After about four years of freelance writing and ghostwriting, I have managed to get mediocre success and gain some accomplishments I am quite proud of. Here are the top six.
1. Finding Private Clients
From what I can tell, a lot of freelance writers start the same way I did; with content mills. While they are great for getting your feet wet, learning proper grammar and sentence structure, and building your portfolio, it wasn’t the end goal for me. In the beginning, I just wanted to earn a living writing from home. Before too long, though, I wanted more for what I put into it. I consider my private clients a big accomplishment because they chose me out of others they considered to handle their writing projects, and I was able to escape the content mill tornado of chaos.
2. Finishing NaNoWriMo. Twice.
This is more for the inner creative writer in me. My “novels” were terrible, but I finished, and that’s the point. They call it literary abandon for a reason. NaNoWriMo is a challenge that happens every November for 30 days, where you attempt to write a 50,000-word novel, story or novella. “Winning” Nano means you finished your 50,000 words in 30 days. To some, this seems incredibly difficult, and to others, incredibly easy. If you’re like me and write a good 10,000 words daily for your job, it doesn’t seem that hard. However when it comes down to it, it takes a lot of dedication to find the time and energy to write this month when you’re still trying to live your life.
I have attempted Nano for the last 3 years: the first year I failed miserably, the second year I finished in only 14 days and this past year I finished with only about 2 days to spare.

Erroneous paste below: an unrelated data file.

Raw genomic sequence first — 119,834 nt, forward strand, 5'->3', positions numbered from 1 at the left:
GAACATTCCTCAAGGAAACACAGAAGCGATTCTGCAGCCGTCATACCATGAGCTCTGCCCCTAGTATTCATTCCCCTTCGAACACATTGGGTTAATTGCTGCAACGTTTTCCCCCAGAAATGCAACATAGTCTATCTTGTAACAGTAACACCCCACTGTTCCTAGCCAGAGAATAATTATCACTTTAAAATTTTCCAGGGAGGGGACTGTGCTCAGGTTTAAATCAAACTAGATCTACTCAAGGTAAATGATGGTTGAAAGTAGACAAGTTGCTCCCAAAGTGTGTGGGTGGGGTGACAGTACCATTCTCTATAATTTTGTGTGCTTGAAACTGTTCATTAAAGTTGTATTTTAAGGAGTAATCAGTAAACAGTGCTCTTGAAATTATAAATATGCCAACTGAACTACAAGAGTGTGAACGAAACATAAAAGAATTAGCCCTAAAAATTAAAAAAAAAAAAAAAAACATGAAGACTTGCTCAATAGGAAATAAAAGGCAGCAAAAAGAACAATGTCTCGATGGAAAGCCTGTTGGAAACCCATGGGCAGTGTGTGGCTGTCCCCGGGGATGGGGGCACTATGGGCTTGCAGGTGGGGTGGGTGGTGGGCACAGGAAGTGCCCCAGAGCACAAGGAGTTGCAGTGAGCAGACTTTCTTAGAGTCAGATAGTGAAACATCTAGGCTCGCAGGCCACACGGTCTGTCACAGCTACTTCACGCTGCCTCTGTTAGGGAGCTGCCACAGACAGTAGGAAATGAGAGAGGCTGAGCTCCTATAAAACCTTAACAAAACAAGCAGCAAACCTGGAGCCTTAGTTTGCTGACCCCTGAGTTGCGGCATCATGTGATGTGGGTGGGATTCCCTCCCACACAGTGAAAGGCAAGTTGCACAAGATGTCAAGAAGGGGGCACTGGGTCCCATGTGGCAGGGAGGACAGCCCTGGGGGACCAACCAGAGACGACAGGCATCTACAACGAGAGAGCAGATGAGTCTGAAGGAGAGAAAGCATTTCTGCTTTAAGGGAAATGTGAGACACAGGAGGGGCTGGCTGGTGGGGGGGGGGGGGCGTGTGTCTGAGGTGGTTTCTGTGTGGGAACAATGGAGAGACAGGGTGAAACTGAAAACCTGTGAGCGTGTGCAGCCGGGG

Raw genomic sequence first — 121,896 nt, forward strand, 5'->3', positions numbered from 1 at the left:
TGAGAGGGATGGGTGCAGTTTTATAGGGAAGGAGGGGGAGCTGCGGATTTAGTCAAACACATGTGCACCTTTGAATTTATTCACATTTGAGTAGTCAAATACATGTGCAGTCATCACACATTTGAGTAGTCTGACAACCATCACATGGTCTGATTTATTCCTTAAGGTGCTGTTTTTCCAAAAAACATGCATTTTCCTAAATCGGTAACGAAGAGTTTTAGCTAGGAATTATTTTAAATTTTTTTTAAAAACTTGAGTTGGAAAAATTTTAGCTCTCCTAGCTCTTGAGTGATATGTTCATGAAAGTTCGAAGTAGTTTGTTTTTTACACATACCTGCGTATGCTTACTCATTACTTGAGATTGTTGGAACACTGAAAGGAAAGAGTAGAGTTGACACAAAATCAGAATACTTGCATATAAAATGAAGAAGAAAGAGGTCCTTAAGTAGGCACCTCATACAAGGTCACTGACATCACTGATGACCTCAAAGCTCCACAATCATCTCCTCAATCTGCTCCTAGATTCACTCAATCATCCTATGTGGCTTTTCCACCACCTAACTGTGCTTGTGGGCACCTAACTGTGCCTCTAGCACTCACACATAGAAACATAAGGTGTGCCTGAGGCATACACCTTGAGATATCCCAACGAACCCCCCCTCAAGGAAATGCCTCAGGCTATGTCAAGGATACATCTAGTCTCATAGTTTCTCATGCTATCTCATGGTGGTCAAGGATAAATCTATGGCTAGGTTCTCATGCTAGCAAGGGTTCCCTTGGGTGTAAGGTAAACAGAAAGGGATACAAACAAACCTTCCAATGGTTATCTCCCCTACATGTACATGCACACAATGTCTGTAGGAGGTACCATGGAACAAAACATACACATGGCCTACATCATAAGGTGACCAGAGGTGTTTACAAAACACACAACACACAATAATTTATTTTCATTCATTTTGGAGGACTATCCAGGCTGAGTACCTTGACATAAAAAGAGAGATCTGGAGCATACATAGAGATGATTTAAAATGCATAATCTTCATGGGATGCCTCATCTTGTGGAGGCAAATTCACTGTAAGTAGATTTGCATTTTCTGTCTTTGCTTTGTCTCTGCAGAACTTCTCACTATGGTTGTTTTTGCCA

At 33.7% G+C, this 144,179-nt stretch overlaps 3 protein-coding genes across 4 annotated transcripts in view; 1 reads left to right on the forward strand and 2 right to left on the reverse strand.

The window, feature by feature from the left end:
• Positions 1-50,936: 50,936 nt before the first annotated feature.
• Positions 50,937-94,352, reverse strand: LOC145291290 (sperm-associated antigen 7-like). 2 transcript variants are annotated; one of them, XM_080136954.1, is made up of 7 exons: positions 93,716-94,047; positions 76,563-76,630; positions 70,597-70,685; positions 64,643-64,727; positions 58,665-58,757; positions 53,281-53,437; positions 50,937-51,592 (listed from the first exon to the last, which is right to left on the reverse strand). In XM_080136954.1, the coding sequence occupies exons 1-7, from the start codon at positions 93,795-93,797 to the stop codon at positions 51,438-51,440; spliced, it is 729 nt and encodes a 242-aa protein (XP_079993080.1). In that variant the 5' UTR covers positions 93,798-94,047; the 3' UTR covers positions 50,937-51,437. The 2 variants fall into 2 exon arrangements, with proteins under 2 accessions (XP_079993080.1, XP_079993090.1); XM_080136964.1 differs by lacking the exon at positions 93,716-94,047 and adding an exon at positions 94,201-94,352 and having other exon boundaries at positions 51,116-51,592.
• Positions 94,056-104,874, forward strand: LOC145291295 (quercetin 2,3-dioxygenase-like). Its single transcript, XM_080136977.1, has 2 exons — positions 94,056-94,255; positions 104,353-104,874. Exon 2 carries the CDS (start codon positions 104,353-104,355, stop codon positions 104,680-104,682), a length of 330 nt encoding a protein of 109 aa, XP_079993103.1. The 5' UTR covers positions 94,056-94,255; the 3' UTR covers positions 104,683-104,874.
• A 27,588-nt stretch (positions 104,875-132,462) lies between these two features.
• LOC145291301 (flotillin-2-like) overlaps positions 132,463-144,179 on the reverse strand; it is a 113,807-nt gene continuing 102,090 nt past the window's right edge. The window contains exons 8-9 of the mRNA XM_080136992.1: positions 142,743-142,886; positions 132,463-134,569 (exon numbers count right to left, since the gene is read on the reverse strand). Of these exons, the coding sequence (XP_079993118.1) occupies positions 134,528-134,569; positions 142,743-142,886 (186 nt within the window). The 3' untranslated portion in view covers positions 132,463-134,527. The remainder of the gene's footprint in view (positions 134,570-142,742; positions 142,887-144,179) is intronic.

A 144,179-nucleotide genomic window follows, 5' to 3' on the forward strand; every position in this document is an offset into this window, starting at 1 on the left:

3. Being Referred by Other Clients and Writers
All creative types want validation, and this is why I love being referred. Not only have these fellow writers or clients paid me to work for them, but they referred me to others. About half the clients I have right now are from other clients who happened to know someone that needed a writer. Networking works!
4. Making a Full-Time Income
That is the goal, right? When I first started writing a few years ago, I may have had dreams of doing it full time, but realistically, didn’t think it was plausible. When it did become a reality, I was ecstatic. This was actually my job. My real job. I could actually call myself a “writer” though I rarely do. Even on days when I just want a break or a paid day off or to not sit in front of a computer 12 hours a day, I try to remember that this is the dream. This is what I wanted to be doing.
5. Calling Myself a Writer
Speaking of using that 6-letter word, I still struggle with it. If someone asks me what I do for a living, I say I write, but I don’t say I’m a writer. Why? No clue. It’s one of those words that feels strange coming out of my mouth. But it’s still an accomplishment, because I can say I’m a writer, that’s what I do. I may not be a novelist, but I get paid for putting words together.
6. My First Article on Yahoo! Shine
It’s easy to be published by Yahoo! Contributor Network, but when you get into the special areas of the site, it’s a whole different ballgame. At one point a few years ago, the site was asking for requests for their different sections. I submitted this article and it was approved. At the time, it felt like a big deal since I made it off the contributor floor and onto the actual official Yahoo! floor. It’s a little embarrassing going back and reading my writing from those days, but still something I’m proud of.
Looking forward, there is a lot more I want to do, but it’s nice reflecting on the successes you have already had. Happy writing!